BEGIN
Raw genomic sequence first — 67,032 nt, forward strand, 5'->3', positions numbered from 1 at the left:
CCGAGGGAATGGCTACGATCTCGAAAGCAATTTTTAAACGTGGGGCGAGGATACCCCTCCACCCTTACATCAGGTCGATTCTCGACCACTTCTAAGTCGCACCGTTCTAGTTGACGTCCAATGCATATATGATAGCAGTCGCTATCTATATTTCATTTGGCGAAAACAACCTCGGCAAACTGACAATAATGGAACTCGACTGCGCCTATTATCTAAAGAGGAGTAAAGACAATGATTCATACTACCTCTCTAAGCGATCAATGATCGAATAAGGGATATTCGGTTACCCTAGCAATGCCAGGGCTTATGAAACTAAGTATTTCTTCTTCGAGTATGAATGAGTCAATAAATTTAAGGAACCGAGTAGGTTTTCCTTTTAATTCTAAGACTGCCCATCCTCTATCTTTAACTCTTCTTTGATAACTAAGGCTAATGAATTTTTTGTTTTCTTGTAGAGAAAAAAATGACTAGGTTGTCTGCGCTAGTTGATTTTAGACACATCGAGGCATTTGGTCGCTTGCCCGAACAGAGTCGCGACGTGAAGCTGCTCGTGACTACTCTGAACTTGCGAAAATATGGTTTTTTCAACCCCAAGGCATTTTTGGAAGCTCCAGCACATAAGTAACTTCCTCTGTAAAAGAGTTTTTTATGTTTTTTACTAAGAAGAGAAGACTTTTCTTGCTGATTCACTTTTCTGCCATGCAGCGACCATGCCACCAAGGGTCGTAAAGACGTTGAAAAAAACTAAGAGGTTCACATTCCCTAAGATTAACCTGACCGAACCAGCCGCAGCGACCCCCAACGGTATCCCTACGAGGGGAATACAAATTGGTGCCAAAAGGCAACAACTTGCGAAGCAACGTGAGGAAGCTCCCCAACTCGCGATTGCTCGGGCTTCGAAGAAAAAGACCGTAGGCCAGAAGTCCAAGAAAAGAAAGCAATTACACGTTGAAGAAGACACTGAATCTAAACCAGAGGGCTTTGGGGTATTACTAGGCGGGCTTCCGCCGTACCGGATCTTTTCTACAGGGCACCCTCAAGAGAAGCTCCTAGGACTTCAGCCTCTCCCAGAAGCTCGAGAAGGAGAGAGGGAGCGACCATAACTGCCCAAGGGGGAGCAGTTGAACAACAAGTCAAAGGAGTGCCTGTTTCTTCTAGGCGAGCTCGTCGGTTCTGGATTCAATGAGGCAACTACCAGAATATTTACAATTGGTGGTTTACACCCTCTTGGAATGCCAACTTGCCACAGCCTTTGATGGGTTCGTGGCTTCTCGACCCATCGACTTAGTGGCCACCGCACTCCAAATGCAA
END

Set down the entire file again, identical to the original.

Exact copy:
Raw genomic sequence first — 67,032 nt, forward strand, 5'->3', positions numbered from 1 at the left:
CCGAGGGAATGGCTACGATCTCGAAAGCAATTTTTAAACGTGGGGCGAGGATACCCCTCCACCCTTACATCAGGTCGATTCTCGACCACTTCTAAGTCGCACCGTTCTAGTTGACGTCCAATGCATATATGATAGCAGTCGCTATCTATATTTCATTTGGCGAAAACAACCTCGGCAAACTGACAATAATGGAACTCGACTGCGCCTATTATCTAAAGAGGAGTAAAGACAATGATTCATACTACCTCTCTAAGCGATCAATGATCGAATAAGGGATATTCGGTTACCCTAGCAATGCCAGGGCTTATGAAACTAAGTATTTCTTCTTCGAGTATGAATGAGTCAATAAATTTAAGGAACCGAGTAGGTTTTCCTTTTAATTCTAAGACTGCCCATCCTCTATCTTTAACTCTTCTTTGATAACTAAGGCTAATGAATTTTTTGTTTTCTTGTAGAGAAAAAAATGACTAGGTTGTCTGCGCTAGTTGATTTTAGACACATCGAGGCATTTGGTCGCTTGCCCGAACAGAGTCGCGACGTGAAGCTGCTCGTGACTACTCTGAACTTGCGAAAATATGGTTTTTTCAACCCCAAGGCATTTTTGGAAGCTCCAGCACATAAGTAACTTCCTCTGTAAAAGAGTTTTTTATGTTTTTTACTAAGAAGAGAAGACTTTTCTTGCTGATTCACTTTTCTGCCATGCAGCGACCATGCCACCAAGGGTCGTAAAGACGTTGAAAAAAACTAAGAGGTTCACATTCCCTAAGATTAACCTGACCGAACCAGCCGCAGCGACCCCCAACGGTATCCCTACGAGGGGAATACAAATTGGTGCCAAAAGGCAACAACTTGCGAAGCAACGTGAGGAAGCTCCCCAACTCGCGATTGCTCGGGCTTCGAAGAAAAAGACCGTAGGCCAGAAGTCCAAGAAAAGAAAGCAATTACACGTTGAAGAAGACACTGAATCTAAACCAGAGGGCTTTGGGGTATTACTAGGCGGGCTTCCGCCGTACCGGATCTTTTCTACAGGGCACCCTCAAGAGAAGCTCCTAGGACTTCAGCCTCTCCCAGAAGCTCGAGAAGGAGAGAGGGAGCGACCATAACTGCCCAAGGGGGAGCAGTTGAACAACAAGTCAAAGGAGTGCCTGTTTCTTCTAGGCGAGCTCGTCGGTTCTGGATTCAATGAGGCAACTACCAGAATATTTACAATTGGTGGTTTACACCCTCTTGGAATGCCAACTTGCCACAGCCTTTGATGGGTTCGTGGCTTCTCGACCCATCGACTTAGTGGCCACCGCACTCCAAATGCAA